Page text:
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Friday, October 31, 2008

Going For a Swim With a Hollow Holiday Untopic

I heard that today is some holiday, but I don’t have time for that sort of thing. Dressing up in macabre costumes has always seemed like an open invitation for closet exhibitionists and voyeurs to be spontaneous (ironically through formalized activities), while being prompted by their need to conform and be accepted by society… but then it is also fun for the kids. It’s a very confusing holiday. I don’t think holidays were meant to be this confusing. Nah, I’m not going to talk about ghouls and goblins. But I do want to address overcoming our demons — which is no more than our own selves. When someone comes to trick-or-treat at the door of your soul, it's you.

Historically, I’ve motivated myself through goals, then by having people there to catch me if/when I fall, winding me back up again and pointing me in the right direction, reminding me how to keep chugging away. Keeping my sights on the target, even if I happen to still be far from it, allows me to focus on the fact that the work I’m doing will come to fruition and be worth it all.

Let’s go back circa August 2008, and you can interpolate from the photo (superimposed to show the swimmers right next to each other) that Michael Phelps (left) won the 100m butterfly final in Beijing in part because he had the right form. He kept his body lined up and kept churning away. He trusted the process, honed it, and made it work for him. It works the same whether you’re ahead or trying to catch up. There are no substitutes for a full effort. Shortcuts for these things don't exist.

Watching the race, you can’t come away from it thinking that Phelps could have tried any harder than he did. He put forth a total effort. He had to. Anything less, and it would have been silver. Every little bit makes a difference in our lives. Phelps and Serbian swimmer Milorad Cavic were 1/100th of a second apart. Phelps was merely a bent finger away from not getting those 8 gold medals. Go ahead, bend your finger and see how easy that is to do. Now project that on a race where you’re moving all parts of your body continuously for 50 seconds, and you’ve just swung your arms over the top of your head, with adrenaline going full speed. There was no room for error in this race. One twitch anywhere and Michael Phelps would have lost. In fact, he was trailing in the race up until about the last .02 seconds of it. Look at all the ground Phelps had to make up when Cavic was less than 2 feet from the finish. How was it possible? Why did he even keep trying?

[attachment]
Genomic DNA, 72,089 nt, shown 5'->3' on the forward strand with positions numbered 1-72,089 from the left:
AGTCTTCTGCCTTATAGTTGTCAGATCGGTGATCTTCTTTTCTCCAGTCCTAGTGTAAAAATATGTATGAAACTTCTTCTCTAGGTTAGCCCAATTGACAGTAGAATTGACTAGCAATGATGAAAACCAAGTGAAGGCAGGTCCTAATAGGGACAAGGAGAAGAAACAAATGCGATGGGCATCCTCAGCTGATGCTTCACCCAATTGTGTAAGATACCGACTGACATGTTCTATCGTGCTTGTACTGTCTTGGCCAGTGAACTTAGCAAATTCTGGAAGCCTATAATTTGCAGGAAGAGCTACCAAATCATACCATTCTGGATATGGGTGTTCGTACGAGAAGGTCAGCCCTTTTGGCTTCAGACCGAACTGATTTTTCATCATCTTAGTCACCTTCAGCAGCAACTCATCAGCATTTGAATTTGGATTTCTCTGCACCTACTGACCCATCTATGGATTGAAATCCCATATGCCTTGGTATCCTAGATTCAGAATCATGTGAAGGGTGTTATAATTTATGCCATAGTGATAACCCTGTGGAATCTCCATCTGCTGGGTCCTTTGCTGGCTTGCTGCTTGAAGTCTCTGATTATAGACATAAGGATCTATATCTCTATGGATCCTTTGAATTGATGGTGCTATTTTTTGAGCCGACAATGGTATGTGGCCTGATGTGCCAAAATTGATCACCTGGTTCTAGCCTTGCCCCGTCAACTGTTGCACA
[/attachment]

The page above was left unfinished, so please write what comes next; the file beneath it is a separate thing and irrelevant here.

But Phelps didn’t panic. He just stayed with the plan. Observe the next frame below. His arms are still straight, his legs still aerodynamic, and he still hasn't started coasting. His face is down, and he’s not looking for the wall. Instead, he trusts that it will be there, and he’s not slowing down until he goes through it, not just to it. He didn’t give up merely because it looked impossible. Everything is impossible until it isn’t. Notice in this shot that Cavic is only about 4 inches from the end, while Phelps has about 2 feet to go.

With all this in mind, it's important to note that at no point was Phelps intimidated. He met the challenge head on, knocked it down, and beat the living tar out of it. He was unflappable.

I watch that race over and over, and I can’t figure out how Michael Phelps managed to win it. Cavic didn’t exactly slow down, and even though he had to reach at the end, it’s not unusual. Cavic ran a nearly perfect race. But Phelps did run the perfect race. Coming down the stretch, you can see Phelps gaining, yet the nearer they get to the end, it seems like Phelps just doesn’t have enough time to make up for the deficit.

Even when the race was over, it didn’t look like Phelps had won. It was an optical illusion. There’s no way someone could move their arms over their head from three feet away before someone else could swim six inches. The eyes can’t process an event like that and believe it in real-time. So everybody was ready to say that it was a valiant effort that came up just short. And then his name was flashed at the top of the scoreboard, his mom’s knees collapsed up in the stands in disbelief, and everyone was covering their heads, overcome by what they’d just seen… believing but not believing. The announcers were incredulous, trying to convince themselves it was true. That ‘1’ in Phelps’ lane apparently just couldn’t be willed away. It belonged to him. He owned it.